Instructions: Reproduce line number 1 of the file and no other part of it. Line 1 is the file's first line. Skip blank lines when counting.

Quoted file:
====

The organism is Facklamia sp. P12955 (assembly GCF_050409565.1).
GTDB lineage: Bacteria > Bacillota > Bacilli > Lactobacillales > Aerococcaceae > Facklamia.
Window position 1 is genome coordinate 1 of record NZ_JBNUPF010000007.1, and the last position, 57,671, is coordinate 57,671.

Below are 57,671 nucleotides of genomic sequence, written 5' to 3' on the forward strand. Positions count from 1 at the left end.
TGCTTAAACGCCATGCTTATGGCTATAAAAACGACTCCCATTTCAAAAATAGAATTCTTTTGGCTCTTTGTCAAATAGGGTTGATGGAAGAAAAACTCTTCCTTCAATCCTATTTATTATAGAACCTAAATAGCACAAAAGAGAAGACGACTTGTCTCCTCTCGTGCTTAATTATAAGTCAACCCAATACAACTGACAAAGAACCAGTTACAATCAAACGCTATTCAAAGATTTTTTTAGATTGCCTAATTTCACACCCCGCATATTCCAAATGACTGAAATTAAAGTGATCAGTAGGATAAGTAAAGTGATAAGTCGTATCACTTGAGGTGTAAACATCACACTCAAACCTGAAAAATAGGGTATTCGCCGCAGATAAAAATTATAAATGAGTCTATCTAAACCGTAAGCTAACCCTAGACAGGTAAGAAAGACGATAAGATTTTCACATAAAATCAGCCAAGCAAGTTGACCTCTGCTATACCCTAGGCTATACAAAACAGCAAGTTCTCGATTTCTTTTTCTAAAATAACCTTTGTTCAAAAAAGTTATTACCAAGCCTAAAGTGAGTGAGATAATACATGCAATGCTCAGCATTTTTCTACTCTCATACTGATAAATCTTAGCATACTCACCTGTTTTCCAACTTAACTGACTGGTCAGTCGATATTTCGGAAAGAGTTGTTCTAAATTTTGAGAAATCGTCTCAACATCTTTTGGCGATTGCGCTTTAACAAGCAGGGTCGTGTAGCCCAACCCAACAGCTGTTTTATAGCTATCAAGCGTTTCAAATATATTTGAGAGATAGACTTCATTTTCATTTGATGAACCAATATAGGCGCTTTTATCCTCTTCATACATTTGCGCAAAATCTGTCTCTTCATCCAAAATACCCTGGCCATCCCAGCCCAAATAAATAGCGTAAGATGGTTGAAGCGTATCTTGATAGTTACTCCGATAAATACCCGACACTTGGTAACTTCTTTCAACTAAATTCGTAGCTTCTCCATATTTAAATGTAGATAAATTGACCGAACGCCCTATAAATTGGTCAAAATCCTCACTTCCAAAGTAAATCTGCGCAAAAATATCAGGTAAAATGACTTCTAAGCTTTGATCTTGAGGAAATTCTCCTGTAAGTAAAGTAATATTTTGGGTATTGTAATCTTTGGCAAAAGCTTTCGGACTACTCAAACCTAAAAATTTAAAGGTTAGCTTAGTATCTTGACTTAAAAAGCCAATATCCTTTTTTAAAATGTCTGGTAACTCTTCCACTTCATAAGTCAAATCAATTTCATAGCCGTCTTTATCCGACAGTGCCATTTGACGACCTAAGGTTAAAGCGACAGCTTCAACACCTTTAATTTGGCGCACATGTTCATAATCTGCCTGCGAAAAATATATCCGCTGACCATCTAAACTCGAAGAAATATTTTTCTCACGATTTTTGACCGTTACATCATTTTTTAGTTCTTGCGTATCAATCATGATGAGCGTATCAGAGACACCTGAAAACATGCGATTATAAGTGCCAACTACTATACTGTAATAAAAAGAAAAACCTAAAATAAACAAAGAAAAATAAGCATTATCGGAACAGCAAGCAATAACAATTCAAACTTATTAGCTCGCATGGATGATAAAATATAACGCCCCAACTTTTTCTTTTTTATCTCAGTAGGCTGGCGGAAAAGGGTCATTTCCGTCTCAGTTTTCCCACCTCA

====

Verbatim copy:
The organism is Facklamia sp. P12955 (assembly GCF_050409565.1).